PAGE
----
A newborn begins to cry, inducing her neonatal neighbors to join in an ensemble of high pitch cries. A few years later, that child runs to hug her classmate in pain. As a teenager, she enjoys hanging out with her friends. Sometimes she laughs with them, even though she is not sure what they are laughing about. A few years later, this teen is a professional designer interviewing a user for the first time. Her colleagues say she is good at building an “emotional connection” with her clients. She cannot tell for sure why, but she feels she connects with the emotions of others and can sometimes experience on her flesh the sensations and feelings described by someone else.
Product development is a team sport in small food and beverage companies, requiring creative collaboration efforts between entrepreneurs and their stakeholders. As the epidemic continues to stir the marketplace and ways of working, rapidly created novel and rebranded products, sales channels and market positioning are emerging in response to the ongoing crisis.
We have started to measure what the user is thinking and it has given us quite a surprising result: we understand them up to 50%. This is significant. We tend to believe that when we talk to users and spend time in their environment, we get good user understanding.
For any new product to succeed, customers need to adopt it as part of their consumption habits. Food products represent specific types of consumer products in their high frequency of consumption, physiological function, actual ingestion of the product and socially embedded nature of food-related behavior, all of these adding up to the challenge of new product adoption. How to then enhance customer acceptance of new food products?
With the rising complexity and reach of technology, the work of designers can have global consequences. We need to be open to talking about the dark side of design and prepare for some difficult discussions on responsibility and who do designs include, exclude and advocate for.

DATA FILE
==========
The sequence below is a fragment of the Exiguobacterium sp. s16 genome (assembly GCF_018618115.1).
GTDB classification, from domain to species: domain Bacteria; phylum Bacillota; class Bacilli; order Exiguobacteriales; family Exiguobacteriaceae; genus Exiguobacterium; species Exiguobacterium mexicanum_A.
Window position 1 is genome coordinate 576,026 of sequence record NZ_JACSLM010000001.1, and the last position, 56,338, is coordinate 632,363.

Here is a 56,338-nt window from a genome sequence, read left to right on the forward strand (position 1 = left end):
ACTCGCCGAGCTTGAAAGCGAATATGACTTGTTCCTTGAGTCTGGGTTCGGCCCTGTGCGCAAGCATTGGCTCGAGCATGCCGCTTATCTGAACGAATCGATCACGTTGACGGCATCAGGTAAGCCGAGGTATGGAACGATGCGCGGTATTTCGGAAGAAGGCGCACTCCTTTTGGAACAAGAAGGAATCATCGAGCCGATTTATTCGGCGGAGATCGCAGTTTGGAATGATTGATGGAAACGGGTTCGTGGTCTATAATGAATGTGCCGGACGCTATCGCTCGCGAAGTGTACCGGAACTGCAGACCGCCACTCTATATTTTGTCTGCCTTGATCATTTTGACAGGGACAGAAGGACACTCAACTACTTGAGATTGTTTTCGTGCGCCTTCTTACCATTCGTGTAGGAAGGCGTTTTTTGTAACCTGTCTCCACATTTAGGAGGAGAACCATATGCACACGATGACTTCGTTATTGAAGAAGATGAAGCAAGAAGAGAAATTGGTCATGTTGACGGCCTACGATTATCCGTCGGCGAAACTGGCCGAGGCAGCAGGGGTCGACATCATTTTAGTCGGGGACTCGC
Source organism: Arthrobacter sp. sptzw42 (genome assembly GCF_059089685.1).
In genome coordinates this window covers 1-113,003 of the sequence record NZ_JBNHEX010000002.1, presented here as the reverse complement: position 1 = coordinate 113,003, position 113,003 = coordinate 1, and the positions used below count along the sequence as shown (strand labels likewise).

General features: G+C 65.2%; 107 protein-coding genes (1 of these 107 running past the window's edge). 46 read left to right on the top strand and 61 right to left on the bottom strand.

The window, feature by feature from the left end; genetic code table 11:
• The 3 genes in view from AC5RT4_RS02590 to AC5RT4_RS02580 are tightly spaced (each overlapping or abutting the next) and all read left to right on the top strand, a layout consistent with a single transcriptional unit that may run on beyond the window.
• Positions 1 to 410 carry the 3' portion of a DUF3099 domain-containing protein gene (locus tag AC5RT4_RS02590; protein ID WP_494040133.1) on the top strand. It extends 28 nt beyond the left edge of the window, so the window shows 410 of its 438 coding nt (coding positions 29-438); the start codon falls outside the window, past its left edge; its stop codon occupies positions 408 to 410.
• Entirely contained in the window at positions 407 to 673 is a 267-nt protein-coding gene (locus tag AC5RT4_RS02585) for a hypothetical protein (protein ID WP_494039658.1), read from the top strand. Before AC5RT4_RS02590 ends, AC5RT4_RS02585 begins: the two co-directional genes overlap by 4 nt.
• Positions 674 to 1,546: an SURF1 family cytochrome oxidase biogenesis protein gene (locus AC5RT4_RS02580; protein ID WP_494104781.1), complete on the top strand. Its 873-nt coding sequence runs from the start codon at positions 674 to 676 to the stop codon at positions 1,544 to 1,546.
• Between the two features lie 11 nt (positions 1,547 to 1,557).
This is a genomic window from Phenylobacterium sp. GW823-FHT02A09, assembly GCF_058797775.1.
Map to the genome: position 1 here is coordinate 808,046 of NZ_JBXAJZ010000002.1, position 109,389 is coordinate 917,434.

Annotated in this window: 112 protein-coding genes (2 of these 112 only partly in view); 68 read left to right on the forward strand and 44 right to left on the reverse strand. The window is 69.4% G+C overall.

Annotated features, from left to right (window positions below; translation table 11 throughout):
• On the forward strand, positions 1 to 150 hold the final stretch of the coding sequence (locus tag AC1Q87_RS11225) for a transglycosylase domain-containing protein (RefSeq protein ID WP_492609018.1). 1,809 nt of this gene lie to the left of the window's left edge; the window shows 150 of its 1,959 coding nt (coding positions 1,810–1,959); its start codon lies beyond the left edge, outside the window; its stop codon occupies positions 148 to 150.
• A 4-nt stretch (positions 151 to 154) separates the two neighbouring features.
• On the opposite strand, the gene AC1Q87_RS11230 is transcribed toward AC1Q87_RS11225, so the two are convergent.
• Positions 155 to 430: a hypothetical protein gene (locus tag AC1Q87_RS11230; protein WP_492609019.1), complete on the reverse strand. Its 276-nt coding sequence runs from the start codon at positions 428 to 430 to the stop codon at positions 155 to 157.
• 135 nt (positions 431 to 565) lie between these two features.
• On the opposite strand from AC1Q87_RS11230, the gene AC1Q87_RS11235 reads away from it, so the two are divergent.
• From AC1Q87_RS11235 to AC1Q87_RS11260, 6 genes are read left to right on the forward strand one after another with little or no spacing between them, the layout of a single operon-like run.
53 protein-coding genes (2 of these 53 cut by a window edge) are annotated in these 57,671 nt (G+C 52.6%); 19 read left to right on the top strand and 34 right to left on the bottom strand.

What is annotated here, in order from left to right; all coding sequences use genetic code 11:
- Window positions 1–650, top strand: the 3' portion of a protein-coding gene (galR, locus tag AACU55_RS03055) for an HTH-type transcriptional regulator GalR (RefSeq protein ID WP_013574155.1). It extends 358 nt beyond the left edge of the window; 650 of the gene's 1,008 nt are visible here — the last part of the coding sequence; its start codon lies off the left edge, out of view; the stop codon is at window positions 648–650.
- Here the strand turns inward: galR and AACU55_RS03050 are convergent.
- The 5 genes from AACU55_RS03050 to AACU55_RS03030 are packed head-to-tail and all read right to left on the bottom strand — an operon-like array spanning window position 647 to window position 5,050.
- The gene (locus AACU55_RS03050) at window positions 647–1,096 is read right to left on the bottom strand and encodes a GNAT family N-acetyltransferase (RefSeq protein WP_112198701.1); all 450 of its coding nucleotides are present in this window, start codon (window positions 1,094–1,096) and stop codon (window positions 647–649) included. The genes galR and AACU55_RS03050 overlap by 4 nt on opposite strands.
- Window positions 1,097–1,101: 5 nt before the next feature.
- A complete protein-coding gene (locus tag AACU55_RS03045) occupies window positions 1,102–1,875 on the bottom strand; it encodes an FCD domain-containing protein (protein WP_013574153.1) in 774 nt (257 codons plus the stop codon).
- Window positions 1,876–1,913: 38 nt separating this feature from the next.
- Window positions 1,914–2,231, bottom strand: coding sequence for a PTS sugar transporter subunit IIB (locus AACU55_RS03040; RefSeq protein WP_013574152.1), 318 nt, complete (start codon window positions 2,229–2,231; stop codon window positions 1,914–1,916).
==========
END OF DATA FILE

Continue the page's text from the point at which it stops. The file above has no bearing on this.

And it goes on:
Empathy is part of our everyday life. Empathy allows us to understand others and to feel the joys and sorrows of fictional movie characters as if they were real. Empathic understanding helps us to recognize the needs of other people and can even lead to extreme forms of unselfish behavior. People have even donated their kidney to an unknown person without expecting anything in return. Where does this remarkable ability originate? Often, it’s said that only humans can feel empathy. But what should we think, for example, about birds that show characteristics of empathy or unselfish behavior among single-celled organisms?
What will be the next big plant-based protein? Will insect food make a second coming? What is this fermentation thing that everybody seems to be talking about? Is veganism merely a fad or is it here to stay? The DesignBites research team spent last Friday at Vegemessut getting insights and perspectives on the Finnish food and beverage scene.
The ability to function effectively across national and cultural boundaries is a critical challenge faced by companies in the increasingly global economy. Idean, a Finnish design agency with a strong international presence, offers one example of a pathway to globalizing design services. Growth requires learning along the way, adapting plans and practices.
In engineering-driven organizations, designers often find themselves increasing design awareness amongst developers, selling the relevance of user research to management, or facilitating design workshops for product managers. Designers go beyond doing design work, and act as change agents creating more design-friendly working environments. Sharing showcases and offering opportunities for first-hand experience help to get the message across.